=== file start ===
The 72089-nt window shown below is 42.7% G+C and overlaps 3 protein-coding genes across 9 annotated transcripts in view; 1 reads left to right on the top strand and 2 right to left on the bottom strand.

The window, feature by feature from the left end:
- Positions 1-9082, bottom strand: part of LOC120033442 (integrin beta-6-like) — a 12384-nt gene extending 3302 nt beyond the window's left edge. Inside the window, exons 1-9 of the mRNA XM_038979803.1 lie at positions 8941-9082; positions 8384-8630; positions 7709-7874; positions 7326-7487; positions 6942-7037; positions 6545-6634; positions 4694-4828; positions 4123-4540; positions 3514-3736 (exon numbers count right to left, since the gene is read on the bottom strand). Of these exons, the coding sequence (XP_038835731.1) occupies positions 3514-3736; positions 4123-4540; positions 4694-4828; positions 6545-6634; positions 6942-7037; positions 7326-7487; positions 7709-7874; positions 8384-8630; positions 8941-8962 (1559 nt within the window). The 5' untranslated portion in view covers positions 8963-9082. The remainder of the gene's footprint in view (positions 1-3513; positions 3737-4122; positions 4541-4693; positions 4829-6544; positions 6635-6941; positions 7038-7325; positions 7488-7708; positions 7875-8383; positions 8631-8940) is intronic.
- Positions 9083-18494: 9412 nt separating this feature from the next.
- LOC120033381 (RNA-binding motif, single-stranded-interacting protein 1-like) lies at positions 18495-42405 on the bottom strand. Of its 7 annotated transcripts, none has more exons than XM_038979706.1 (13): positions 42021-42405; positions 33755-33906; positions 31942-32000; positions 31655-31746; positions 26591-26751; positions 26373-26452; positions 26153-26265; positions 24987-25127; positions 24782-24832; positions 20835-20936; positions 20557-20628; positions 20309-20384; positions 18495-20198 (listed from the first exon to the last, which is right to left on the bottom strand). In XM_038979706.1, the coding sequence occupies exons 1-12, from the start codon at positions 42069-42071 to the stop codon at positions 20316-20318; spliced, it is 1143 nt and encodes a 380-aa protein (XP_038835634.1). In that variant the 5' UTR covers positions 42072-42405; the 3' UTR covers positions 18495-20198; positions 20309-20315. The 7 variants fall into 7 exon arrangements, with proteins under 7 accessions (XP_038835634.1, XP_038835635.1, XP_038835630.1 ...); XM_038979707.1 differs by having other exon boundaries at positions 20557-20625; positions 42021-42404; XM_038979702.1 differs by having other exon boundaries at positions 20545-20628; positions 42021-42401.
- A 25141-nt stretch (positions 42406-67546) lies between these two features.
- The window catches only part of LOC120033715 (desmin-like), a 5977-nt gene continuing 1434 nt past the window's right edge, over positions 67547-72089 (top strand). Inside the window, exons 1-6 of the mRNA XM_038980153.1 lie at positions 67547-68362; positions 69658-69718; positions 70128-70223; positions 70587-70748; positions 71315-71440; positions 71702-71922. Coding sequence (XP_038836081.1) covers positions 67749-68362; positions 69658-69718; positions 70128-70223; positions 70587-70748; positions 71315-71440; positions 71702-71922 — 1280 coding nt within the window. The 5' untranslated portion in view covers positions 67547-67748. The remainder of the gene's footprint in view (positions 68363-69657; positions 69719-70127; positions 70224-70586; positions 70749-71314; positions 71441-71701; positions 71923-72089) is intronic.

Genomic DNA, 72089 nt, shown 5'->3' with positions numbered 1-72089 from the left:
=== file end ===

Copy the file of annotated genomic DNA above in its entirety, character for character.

The 72089-nt window shown below is 42.7% G+C and overlaps 3 protein-coding genes across 9 annotated transcripts in view; 1 reads left to right on the top strand and 2 right to left on the bottom strand.

The window, feature by feature from the left end:
- Positions 1-9082, bottom strand: part of LOC120033442 (integrin beta-6-like) — a 12384-nt gene extending 3302 nt beyond the window's left edge. Inside the window, exons 1-9 of the mRNA XM_038979803.1 lie at positions 8941-9082; positions 8384-8630; positions 7709-7874; positions 7326-7487; positions 6942-7037; positions 6545-6634; positions 4694-4828; positions 4123-4540; positions 3514-3736 (exon numbers count right to left, since the gene is read on the bottom strand). Of these exons, the coding sequence (XP_038835731.1) occupies positions 3514-3736; positions 4123-4540; positions 4694-4828; positions 6545-6634; positions 6942-7037; positions 7326-7487; positions 7709-7874; positions 8384-8630; positions 8941-8962 (1559 nt within the window). The 5' untranslated portion in view covers positions 8963-9082. The remainder of the gene's footprint in view (positions 1-3513; positions 3737-4122; positions 4541-4693; positions 4829-6544; positions 6635-6941; positions 7038-7325; positions 7488-7708; positions 7875-8383; positions 8631-8940) is intronic.
- Positions 9083-18494: 9412 nt separating this feature from the next.
- LOC120033381 (RNA-binding motif, single-stranded-interacting protein 1-like) lies at positions 18495-42405 on the bottom strand. Of its 7 annotated transcripts, none has more exons than XM_038979706.1 (13): positions 42021-42405; positions 33755-33906; positions 31942-32000; positions 31655-31746; positions 26591-26751; positions 26373-26452; positions 26153-26265; positions 24987-25127; positions 24782-24832; positions 20835-20936; positions 20557-20628; positions 20309-20384; positions 18495-20198 (listed from the first exon to the last, which is right to left on the bottom strand). In XM_038979706.1, the coding sequence occupies exons 1-12, from the start codon at positions 42069-42071 to the stop codon at positions 20316-20318; spliced, it is 1143 nt and encodes a 380-aa protein (XP_038835634.1). In that variant the 5' UTR covers positions 42072-42405; the 3' UTR covers positions 18495-20198; positions 20309-20315. The 7 variants fall into 7 exon arrangements, with proteins under 7 accessions (XP_038835634.1, XP_038835635.1, XP_038835630.1 ...); XM_038979707.1 differs by having other exon boundaries at positions 20557-20625; positions 42021-42404; XM_038979702.1 differs by having other exon boundaries at positions 20545-20628; positions 42021-42401.
- A 25141-nt stretch (positions 42406-67546) lies between these two features.
- The window catches only part of LOC120033715 (desmin-like), a 5977-nt gene continuing 1434 nt past the window's right edge, over positions 67547-72089 (top strand). Inside the window, exons 1-6 of the mRNA XM_038980153.1 lie at positions 67547-68362; positions 69658-69718; positions 70128-70223; positions 70587-70748; positions 71315-71440; positions 71702-71922. Coding sequence (XP_038836081.1) covers positions 67749-68362; positions 69658-69718; positions 70128-70223; positions 70587-70748; positions 71315-71440; positions 71702-71922 — 1280 coding nt within the window. The 5' untranslated portion in view covers positions 67547-67748. The remainder of the gene's footprint in view (positions 68363-69657; positions 69719-70127; positions 70224-70586; positions 70749-71314; positions 71441-71701; positions 71923-72089) is intronic.

Genomic DNA, 72089 nt, shown 5'->3' with positions numbered 1-72089 from the left: